Introduction to Data and to Data Analysis

At the heart of any analysis is data. Sometimes our data is categorical and sometimes it is numerical; sometimes our data conveys order and sometimes it does not; sometimes our data has an absolute reference and sometimes it is has an arbitrary reference; and sometimes our data takes on discrete values and sometimes it takes on continuous values. Whatever its form, when we gather data our intent is to extract from it information that can help us solve a problem. In this case study we consider how to find meaning in data, including ways to describe data, to visualize data, to summarize data, to model data, and to draw conclusions from data.

If we are to consider how to describe, to visualize, to summarize, to model, and to draw conclusions from data, then we need some data with which we can work. For the purpose of this case study, we need data that is easy to gather and easy to understand, and that allows us to ask interesting questions; it is helpful, as well, if we can find expected results for at least some of our questions so that we can check our analysis. It also is helpful if you can gather your own data so that you can repeat and verify our work, or so that you can extend our analysis. A simple system that meets these criteria is to analyze the contents of bags of M&Ms. There is a rich history of using M&Ms to introduce or to illustrate the analysis of data in a variety of disciplines; Appendix 1 provides examples of such studies. Although this system may seem trivial, keep in mind that reporting the percentage of yellow M&Ms in a bag is analogous to reporting the concentration of Pb2+ in a sample of soil: both express the amount of an analyte present in a unit of its matrix.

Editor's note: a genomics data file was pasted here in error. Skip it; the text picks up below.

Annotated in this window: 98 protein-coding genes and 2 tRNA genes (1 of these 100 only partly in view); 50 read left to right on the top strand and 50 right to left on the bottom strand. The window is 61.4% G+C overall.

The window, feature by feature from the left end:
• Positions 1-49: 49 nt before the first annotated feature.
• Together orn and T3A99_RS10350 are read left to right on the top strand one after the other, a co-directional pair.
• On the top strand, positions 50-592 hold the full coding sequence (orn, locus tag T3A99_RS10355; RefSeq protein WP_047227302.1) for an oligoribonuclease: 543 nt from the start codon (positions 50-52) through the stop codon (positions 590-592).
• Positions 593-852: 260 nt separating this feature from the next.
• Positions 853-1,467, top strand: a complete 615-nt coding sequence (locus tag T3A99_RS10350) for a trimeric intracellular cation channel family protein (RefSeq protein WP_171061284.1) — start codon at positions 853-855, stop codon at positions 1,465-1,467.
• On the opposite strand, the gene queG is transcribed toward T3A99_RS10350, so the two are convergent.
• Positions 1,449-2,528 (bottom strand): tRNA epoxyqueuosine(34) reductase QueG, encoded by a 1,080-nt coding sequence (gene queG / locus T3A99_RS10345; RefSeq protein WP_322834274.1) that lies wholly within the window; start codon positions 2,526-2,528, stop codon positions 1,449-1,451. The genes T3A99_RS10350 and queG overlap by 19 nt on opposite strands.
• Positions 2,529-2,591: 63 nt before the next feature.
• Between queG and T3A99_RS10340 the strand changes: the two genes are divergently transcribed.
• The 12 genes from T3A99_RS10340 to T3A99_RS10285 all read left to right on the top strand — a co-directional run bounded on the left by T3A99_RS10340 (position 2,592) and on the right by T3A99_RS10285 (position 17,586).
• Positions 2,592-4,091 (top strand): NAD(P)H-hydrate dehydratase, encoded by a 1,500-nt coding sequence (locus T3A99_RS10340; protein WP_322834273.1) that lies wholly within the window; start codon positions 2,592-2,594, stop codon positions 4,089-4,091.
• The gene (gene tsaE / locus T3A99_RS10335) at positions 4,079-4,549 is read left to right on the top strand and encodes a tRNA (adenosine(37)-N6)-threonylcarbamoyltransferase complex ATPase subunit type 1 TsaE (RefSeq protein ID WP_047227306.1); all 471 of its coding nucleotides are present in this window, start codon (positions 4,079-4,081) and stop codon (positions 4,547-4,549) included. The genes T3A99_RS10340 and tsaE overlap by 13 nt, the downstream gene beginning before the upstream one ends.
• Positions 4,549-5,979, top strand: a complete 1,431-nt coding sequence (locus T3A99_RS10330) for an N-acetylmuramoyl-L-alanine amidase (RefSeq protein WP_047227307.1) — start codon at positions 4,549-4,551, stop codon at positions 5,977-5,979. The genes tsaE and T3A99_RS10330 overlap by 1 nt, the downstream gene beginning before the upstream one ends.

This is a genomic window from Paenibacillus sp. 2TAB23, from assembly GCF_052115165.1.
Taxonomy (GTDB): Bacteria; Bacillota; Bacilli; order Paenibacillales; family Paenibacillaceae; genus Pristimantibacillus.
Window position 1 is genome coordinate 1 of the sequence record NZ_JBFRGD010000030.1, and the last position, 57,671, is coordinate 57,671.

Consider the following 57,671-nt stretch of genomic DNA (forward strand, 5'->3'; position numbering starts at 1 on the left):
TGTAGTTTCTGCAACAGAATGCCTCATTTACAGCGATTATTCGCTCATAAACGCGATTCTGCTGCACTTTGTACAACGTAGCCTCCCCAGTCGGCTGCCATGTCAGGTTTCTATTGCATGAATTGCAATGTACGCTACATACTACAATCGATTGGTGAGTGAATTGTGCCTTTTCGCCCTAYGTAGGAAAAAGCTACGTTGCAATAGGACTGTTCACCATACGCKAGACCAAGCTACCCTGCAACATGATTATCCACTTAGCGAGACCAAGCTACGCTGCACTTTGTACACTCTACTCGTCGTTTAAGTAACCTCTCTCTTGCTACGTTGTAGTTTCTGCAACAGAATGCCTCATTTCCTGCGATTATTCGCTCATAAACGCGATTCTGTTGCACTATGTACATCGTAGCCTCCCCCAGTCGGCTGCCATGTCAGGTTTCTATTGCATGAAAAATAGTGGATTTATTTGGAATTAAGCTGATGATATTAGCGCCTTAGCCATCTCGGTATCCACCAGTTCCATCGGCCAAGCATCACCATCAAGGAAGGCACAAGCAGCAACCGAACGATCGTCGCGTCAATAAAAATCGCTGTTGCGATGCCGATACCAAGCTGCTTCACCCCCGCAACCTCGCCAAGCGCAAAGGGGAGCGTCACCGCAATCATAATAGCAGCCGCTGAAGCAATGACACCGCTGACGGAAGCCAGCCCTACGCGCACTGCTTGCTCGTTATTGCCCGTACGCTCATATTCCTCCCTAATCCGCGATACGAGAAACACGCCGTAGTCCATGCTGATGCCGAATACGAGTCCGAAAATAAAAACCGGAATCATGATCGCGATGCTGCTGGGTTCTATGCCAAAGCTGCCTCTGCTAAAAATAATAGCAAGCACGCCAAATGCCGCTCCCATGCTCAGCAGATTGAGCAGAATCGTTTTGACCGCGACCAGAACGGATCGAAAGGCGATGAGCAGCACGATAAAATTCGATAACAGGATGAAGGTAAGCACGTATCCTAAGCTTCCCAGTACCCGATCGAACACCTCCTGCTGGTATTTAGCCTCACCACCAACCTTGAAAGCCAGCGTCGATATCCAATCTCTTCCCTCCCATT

Interspersed within the case study’s narrative are a series of investigations, each of which asks you to stop and consider one or more important issues. Some of these investigations include data for you to analyze, created using The image below

shows the tools for interacting with the data, which are available when cursor enters the figure; from left-to-right, the tools are:

  1. zoom by clicking and dragging within the figure
  2. pan from side-to-side by clicking and dragging
  3. zoom in
  4. zoom out
  5. autocale (returns figure to original magnification; double-clicking within a figure also autoscales the data)
  6. show closest on hover (provides x-axis and y-axis values for one data set)
  7. compare data on hover (provides x-axis and y-axis values for all data sets)
  8. link to

Some figures include data for multiple analytes or data sets and, as a consequence, include a legend; clicking on an analyte's or a data set's name in the figure's legend toggles on and off the display of the corresponding data.